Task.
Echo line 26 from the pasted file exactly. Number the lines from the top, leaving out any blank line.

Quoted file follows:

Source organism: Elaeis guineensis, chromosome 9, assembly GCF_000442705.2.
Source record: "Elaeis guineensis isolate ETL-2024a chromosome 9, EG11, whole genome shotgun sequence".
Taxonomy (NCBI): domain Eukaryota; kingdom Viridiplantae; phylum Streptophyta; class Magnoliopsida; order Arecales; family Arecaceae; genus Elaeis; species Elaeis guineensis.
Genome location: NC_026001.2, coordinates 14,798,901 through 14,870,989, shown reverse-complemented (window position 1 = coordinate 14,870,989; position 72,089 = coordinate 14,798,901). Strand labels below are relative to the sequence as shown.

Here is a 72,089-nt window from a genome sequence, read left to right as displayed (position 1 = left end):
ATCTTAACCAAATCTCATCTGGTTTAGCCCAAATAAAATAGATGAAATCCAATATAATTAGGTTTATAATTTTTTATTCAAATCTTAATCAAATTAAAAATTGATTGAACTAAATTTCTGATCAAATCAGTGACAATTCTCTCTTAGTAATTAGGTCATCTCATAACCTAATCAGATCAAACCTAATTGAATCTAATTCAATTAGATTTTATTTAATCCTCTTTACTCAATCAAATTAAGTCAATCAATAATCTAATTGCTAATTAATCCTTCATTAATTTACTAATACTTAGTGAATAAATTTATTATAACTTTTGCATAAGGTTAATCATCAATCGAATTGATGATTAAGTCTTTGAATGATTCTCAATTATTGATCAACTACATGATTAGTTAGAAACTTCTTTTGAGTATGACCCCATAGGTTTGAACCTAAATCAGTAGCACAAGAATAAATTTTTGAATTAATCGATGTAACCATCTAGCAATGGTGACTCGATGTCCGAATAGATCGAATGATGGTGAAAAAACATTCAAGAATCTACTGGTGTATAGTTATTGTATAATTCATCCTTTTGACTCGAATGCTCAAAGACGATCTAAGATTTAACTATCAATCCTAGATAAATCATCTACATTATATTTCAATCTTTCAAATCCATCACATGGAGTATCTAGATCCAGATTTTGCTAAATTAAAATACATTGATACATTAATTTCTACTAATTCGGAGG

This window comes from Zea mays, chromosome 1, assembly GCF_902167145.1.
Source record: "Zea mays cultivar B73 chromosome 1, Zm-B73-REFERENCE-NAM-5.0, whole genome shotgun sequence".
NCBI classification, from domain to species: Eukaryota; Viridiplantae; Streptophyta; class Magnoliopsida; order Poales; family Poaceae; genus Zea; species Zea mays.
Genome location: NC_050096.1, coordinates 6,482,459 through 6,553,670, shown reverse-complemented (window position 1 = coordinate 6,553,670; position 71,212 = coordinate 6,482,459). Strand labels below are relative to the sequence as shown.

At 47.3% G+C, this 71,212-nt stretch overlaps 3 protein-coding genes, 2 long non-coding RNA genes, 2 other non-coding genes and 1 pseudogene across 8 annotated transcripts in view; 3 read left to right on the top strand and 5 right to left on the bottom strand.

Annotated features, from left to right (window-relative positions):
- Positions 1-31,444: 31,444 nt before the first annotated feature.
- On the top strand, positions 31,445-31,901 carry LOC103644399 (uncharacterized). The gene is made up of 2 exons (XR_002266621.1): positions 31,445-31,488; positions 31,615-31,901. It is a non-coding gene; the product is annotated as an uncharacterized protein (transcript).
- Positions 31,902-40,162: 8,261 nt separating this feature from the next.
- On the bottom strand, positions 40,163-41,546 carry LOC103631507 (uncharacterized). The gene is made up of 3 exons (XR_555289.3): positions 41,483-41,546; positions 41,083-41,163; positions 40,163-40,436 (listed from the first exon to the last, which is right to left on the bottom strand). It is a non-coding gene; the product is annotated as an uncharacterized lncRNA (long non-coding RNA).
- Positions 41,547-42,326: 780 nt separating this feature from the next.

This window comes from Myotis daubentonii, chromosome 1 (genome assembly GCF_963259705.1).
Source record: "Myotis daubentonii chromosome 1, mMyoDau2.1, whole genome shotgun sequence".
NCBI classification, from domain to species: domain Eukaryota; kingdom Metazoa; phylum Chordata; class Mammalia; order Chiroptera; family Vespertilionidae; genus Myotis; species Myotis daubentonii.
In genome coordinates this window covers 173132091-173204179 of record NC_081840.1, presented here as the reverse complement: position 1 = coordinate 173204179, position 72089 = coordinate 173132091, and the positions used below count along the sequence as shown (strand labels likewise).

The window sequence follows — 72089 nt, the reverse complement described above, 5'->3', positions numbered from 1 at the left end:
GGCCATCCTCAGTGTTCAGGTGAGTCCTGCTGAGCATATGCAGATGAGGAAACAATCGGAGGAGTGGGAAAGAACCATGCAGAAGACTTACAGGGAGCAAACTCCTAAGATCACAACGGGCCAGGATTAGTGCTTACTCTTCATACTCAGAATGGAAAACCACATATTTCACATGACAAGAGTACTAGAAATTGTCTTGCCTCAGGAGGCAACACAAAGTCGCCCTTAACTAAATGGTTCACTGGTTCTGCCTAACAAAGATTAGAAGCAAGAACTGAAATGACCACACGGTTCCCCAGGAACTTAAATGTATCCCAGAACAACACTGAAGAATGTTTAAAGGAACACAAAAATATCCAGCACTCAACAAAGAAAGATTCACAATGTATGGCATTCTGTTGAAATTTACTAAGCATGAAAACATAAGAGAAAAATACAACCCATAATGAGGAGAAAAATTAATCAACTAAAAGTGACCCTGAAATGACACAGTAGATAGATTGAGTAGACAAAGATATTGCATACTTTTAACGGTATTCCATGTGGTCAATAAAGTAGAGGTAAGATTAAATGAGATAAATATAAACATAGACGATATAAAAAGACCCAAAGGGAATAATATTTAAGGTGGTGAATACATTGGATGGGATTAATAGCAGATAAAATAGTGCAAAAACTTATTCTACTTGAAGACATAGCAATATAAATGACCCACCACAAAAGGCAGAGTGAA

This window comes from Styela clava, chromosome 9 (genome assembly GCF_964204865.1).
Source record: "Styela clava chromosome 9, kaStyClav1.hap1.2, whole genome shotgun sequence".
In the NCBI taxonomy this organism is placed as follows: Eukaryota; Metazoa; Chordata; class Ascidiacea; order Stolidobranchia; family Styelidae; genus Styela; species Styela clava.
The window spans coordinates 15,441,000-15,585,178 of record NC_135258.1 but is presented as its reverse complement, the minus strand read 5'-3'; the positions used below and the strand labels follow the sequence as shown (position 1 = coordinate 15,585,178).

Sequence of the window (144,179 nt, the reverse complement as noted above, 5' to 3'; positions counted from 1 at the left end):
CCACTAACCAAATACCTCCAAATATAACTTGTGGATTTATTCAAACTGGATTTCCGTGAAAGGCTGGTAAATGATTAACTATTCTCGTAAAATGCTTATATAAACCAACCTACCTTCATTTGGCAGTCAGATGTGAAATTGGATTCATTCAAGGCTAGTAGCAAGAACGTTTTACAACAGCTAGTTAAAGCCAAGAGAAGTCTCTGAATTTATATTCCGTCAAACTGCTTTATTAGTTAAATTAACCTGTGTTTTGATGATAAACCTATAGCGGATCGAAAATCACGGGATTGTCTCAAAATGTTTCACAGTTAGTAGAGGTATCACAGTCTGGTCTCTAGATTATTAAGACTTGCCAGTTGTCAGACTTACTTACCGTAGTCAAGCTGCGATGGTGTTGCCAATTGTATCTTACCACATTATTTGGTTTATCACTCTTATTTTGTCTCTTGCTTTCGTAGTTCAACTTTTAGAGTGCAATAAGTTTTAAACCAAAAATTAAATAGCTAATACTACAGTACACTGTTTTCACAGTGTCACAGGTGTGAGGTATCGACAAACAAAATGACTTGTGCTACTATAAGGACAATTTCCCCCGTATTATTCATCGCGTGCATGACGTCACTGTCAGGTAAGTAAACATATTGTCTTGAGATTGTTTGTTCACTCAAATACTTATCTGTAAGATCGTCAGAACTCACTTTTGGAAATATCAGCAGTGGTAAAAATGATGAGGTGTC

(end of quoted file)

In the NCBI taxonomy this organism is placed as follows: Eukaryota; Metazoa; Chordata; class Ascidiacea; order Stolidobranchia; family Styelidae; genus Styela; species Styela clava.